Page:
In 1960, Danish designer Hans Wegner, now 92, sketched an upholstered chair that was never manufactured. It is finally being produced by Hansen using the originally specified construction and materials, including solid beech frames and hand-sewn piping.
Susanne Happle and Terratorium applied techniques to glass and concrete that cause natural processes (like differences in temperature) to affect the design (for example, causing condense reveal patterns on windows or words to appear when wet on sinks). The possible applications of what they call "solid poetry" are various: either at home in the bathroom, in the garden, in saunas and dance clubs, where the humidity is high or public spaces like bus stops or pavements. All forms of solid poetry have in common that they change the whole setting; they are surprising and have a life of their own.
Every once in a while, a friend of mine (OK, Nicole) will leave a comment on my blog like, "These are too expensive! What planet are you living on?" But, let's face it, if I only wrote about things I could afford, this would be a very dull blog. ;)
That's what I love about the Web - I can think and look and lust without buying. I can research and study and feel a part of the process without spending one red cent. You'd never even guess that I still have the same dining room table that I ate from as a child that my parents gave me many moons ago. Or my couch has chocolate milk stains and black lab hair all over it. And my $200 plastic rocker/recliner from Sam's Club broke after about only two months. (It's only a rocker now unless you physically force the bottom part out and then push it back in - which takes way more effort than I'm willing to put forth just to recline in a chair that may flip me if I go back too far.) The rug in my sitting area is from Fred's.
But I have found a way to meld my two worlds into one - my online vicarious designer life and my real boring Wal-Mart one. Designer chairs. At my house. (OK, in miniature form, but still.)
The Kloud Collection includes a lounge chair (38 inches wide), a two-seat sofa (63 inches wide), and an 86-inch-wide three-seat sofa. All three are 28 inches deep and 30-1/2 inches high. Frame is a laminated wood base with rubber webbing under the fixed cushion. The foam body is supported with a tubular steel frame inside. The seat and back are polyurethane foam covered in Fortrel. Upholstered in leather or fabric.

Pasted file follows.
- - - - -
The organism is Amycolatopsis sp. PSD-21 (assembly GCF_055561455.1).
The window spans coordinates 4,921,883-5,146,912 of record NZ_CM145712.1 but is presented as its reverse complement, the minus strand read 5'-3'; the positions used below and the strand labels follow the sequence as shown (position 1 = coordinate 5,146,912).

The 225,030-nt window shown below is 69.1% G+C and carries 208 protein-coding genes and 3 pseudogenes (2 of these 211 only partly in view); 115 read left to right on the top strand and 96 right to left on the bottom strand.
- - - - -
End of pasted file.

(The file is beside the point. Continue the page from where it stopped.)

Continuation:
This USB flash drive by Russian designer Dima Komissarov, the Flashbag (patents pending), has a built-in micropump that expands and contracts the storage device depending on the amount of data it's holding. Even when switched off, the Flashbag stays pumped up, letting you visually estimate how much more will fit onto it.
Die Neue Sammlung, a new collection in Munich, is an ode to everyday design. It showcases 100 years of chairs, ceramics, cars and other everyday items. The collection now holds 75,000 objects and is considered one of the foremost collections of industrial design in the world.
A Gerrit Rietveld sideboard and high chair. A Richard Riemerschmid desk. Fans designed by Peter Behrens. A 1928 BMW motorcycle and a 1928 Pratt & Whitney Wasp Junior radial engine. A Marcel Breuer lounge chair. a Walter Maria Kersting radio. Bentwood and plywood furniture created by Michael Thonet. Quite an eclectic collection.
This last year alone, Die Neue Sammlung added about a thousand objects to its collection. The best will go on display this fall in the Schaudepot - an open storage area that visitors can wander through - and everything else can be seen by appointment.
This week, in my unofficial role as a bookofjoe crackpot research team member, I helped Traci find some information on the Web about Jonathan Ive, who, until then, I had never heard of and didn't connect at all with the iPod or the iMac and the crazy iLife we've all been living since the advent of both of those products. And, from what I've read, Ive would like it that way. (Is it just me or is this man gorgeous?)
Traci wanted to know about his childhood for a book report. She could find information on design aspects but not much on his personal life. There is not much about his childhood out there because he doesn't want to talk about his personal life - he wants to talk about his design work. He has not been very comfortable in the spotlight that has shined down on him as a result of his success at Apple.
Here's what I found for Traci's book report, in case anyone else finds it useful. (I had to walk that thin line between helping her find information and finding all of it for her, though.)
He was born in London in 1967. He grew up in Chingford, Essex.